This book features a Virginia and an Ohio their tourist bodies would rather we didn’t know about. It’s a gritty, rural life, where priests are bonkers, everyone knows a hooker or murderer, and anybody and everybody might die by the end of the novel. Throughout, Pollock gives us a brilliantly blasé attitude to death, killing and righteousness.
It’s a well-evoked place and time, and the book comes with only a couple of quandaries; one of those is the cultural references perhaps being a bit too rarefied for the British audience. The other may be a couple of hiccups in the parallel storylines running at different paces, but with the excellent style, use of flashback and interior thought, it seems unlikely that Pollock will have overlooked this.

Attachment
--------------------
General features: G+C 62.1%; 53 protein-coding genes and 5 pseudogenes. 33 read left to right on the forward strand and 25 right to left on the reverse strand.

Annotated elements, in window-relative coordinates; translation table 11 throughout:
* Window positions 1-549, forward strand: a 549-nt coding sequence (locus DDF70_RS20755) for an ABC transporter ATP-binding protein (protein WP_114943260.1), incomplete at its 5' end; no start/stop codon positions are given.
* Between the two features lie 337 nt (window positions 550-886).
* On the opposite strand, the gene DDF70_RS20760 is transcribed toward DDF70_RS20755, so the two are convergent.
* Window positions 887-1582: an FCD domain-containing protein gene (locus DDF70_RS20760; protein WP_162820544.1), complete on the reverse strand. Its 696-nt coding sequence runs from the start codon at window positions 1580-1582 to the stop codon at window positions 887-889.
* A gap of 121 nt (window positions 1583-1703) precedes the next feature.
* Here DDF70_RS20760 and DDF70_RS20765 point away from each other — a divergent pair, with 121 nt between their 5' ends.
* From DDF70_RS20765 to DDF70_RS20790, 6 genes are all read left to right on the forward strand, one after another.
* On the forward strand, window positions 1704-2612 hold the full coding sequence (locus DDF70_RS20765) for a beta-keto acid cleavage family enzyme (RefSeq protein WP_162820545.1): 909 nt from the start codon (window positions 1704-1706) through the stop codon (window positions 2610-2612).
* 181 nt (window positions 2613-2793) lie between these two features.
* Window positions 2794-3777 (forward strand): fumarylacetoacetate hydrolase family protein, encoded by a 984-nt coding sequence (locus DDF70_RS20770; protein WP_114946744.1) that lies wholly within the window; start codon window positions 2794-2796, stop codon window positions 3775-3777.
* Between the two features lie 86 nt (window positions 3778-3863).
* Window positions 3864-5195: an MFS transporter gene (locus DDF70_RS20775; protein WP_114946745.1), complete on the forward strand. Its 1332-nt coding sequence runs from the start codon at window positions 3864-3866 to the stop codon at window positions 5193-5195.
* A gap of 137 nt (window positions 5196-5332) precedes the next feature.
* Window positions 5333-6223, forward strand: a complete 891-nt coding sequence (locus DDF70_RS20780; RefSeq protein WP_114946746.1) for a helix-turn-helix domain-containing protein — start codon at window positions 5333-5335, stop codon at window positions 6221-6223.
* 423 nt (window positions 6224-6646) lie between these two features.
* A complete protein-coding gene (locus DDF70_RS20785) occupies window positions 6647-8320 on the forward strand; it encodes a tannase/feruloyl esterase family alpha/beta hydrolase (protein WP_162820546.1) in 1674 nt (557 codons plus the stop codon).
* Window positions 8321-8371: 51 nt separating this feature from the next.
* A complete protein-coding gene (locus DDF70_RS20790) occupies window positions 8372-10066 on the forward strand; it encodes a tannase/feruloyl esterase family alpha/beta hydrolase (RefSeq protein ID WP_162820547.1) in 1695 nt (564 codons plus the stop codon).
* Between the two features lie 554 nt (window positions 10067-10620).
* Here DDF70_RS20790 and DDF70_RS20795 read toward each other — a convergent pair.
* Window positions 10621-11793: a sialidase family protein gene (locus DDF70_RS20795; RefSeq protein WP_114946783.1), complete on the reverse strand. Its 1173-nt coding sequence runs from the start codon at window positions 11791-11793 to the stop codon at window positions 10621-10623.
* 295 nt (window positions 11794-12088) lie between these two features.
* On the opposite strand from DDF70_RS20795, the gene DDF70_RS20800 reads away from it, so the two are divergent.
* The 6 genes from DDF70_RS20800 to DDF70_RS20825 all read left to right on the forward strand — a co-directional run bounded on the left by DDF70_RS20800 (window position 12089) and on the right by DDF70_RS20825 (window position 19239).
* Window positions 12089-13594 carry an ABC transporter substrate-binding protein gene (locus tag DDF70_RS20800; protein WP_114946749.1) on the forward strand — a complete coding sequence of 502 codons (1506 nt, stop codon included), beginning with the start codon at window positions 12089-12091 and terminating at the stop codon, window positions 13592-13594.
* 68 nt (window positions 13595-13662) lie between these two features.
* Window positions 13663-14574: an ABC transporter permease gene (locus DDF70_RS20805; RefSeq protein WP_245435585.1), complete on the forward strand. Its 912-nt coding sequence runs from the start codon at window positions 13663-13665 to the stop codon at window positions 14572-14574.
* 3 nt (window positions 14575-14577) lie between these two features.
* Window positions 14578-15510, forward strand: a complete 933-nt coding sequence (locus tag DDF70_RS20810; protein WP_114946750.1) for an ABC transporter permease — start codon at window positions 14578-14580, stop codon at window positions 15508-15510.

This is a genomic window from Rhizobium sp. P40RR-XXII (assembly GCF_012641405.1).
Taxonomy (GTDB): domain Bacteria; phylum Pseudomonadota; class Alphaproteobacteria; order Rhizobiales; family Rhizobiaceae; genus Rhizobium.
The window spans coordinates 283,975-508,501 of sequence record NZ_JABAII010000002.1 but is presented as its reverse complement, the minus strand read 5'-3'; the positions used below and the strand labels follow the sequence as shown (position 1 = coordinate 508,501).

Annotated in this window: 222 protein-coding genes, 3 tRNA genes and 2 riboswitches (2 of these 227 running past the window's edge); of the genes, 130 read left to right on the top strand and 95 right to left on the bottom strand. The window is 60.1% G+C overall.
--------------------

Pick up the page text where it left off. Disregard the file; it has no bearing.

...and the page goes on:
Such is the weave of multiple characters, from a humble lad whose father forced him to attempt to pray his mother’s cancer away, to serial killers, to corrupt cops, you won’t be surprised when the strands coincide at the end – you will only be entertained by the consequence. However blunt death comes to the pages, enough is left to the imagination, so it doesn’t read as particularly gory.
With all that said, The Devil All the Time is definitely one of those places you’d much prefer to read about than live in.